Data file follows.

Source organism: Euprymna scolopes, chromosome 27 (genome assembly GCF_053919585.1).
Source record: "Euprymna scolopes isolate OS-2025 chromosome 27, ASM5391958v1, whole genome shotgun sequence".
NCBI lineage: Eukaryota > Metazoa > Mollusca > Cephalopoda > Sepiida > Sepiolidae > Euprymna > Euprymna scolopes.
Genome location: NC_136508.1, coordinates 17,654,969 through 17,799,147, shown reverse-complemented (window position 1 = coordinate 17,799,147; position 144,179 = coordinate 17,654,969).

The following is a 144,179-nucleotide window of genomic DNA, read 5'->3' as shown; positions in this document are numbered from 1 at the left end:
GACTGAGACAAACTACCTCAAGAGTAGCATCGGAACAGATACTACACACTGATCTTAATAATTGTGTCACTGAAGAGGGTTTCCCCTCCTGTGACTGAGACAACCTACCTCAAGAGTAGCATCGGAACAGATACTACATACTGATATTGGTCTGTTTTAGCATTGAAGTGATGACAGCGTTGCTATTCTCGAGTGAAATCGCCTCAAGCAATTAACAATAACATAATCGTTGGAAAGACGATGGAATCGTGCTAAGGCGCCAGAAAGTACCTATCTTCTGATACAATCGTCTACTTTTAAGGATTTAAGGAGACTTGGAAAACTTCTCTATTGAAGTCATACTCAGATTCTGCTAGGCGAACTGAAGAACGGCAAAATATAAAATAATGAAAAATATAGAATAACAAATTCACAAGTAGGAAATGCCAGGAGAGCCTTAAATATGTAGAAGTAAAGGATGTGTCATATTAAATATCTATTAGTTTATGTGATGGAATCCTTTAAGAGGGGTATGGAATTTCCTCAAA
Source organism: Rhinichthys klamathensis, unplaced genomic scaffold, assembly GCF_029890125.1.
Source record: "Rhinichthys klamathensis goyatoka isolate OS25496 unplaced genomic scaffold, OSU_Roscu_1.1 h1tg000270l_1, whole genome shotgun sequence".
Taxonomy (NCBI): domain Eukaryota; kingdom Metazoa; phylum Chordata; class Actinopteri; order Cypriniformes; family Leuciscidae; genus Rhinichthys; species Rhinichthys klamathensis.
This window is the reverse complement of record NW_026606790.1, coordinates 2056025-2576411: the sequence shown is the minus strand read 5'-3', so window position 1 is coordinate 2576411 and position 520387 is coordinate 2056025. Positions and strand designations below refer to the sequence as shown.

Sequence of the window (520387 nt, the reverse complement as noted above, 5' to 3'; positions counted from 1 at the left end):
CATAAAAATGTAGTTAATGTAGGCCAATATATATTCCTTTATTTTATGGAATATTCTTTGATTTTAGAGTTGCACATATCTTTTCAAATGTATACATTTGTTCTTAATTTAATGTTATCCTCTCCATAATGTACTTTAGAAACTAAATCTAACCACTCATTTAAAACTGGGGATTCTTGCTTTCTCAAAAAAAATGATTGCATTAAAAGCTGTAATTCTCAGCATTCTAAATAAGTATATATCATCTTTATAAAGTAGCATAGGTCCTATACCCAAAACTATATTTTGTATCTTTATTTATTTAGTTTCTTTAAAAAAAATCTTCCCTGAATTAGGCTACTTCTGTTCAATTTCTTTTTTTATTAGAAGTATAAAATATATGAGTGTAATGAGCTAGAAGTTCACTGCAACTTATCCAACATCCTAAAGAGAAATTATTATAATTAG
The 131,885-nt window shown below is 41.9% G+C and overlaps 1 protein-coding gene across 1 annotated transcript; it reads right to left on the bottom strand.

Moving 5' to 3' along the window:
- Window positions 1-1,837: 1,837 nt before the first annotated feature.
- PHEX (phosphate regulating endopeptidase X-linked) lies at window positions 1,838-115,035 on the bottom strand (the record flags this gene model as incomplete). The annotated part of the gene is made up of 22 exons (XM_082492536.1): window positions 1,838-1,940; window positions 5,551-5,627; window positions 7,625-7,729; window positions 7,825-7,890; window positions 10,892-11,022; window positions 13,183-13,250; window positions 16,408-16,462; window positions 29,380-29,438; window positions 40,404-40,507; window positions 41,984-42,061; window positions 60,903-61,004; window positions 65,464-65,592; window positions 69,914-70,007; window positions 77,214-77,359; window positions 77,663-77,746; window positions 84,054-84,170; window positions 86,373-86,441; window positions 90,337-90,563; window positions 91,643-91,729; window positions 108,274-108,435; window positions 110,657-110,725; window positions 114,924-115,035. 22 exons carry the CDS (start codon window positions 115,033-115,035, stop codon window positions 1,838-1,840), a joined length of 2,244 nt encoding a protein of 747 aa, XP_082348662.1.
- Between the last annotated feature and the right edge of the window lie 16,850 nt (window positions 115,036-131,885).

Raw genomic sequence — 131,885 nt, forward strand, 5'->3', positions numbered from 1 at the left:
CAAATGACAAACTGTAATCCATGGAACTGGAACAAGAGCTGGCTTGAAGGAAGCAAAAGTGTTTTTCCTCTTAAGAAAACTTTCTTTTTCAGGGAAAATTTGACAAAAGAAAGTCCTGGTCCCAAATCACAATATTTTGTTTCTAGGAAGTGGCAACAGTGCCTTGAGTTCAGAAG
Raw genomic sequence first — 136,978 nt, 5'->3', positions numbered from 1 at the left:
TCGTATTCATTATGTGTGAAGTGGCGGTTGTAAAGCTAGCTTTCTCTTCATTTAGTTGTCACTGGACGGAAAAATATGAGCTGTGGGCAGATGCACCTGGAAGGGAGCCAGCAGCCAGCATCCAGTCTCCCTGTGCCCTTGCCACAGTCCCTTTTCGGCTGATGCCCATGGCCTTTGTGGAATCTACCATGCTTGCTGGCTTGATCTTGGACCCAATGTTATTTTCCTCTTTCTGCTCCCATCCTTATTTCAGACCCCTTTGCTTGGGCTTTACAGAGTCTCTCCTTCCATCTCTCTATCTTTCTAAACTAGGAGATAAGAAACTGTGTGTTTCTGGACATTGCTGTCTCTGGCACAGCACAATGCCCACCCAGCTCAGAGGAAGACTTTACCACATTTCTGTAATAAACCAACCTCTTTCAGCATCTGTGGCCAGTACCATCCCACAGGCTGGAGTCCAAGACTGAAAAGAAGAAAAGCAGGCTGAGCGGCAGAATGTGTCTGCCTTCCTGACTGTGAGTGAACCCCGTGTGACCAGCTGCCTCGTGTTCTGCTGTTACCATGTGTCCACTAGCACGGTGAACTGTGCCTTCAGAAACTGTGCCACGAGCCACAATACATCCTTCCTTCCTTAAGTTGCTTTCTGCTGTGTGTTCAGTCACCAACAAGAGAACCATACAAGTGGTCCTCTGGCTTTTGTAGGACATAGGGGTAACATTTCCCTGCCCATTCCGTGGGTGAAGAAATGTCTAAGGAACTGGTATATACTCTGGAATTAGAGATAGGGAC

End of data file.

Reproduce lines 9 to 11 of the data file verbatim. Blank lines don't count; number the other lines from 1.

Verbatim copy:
Taxonomy (NCBI): domain Eukaryota; kingdom Metazoa; phylum Chordata; class Actinopteri; order Cypriniformes; family Leuciscidae; genus Rhinichthys; species Rhinichthys klamathensis.
This window is the reverse complement of record NW_026606790.1, coordinates 2056025-2576411: the sequence shown is the minus strand read 5'-3', so window position 1 is coordinate 2576411 and position 520387 is coordinate 2056025. Positions and strand designations below refer to the sequence as shown.

Sequence of the window (520387 nt, the reverse complement as noted above, 5' to 3'; positions counted from 1 at the left end):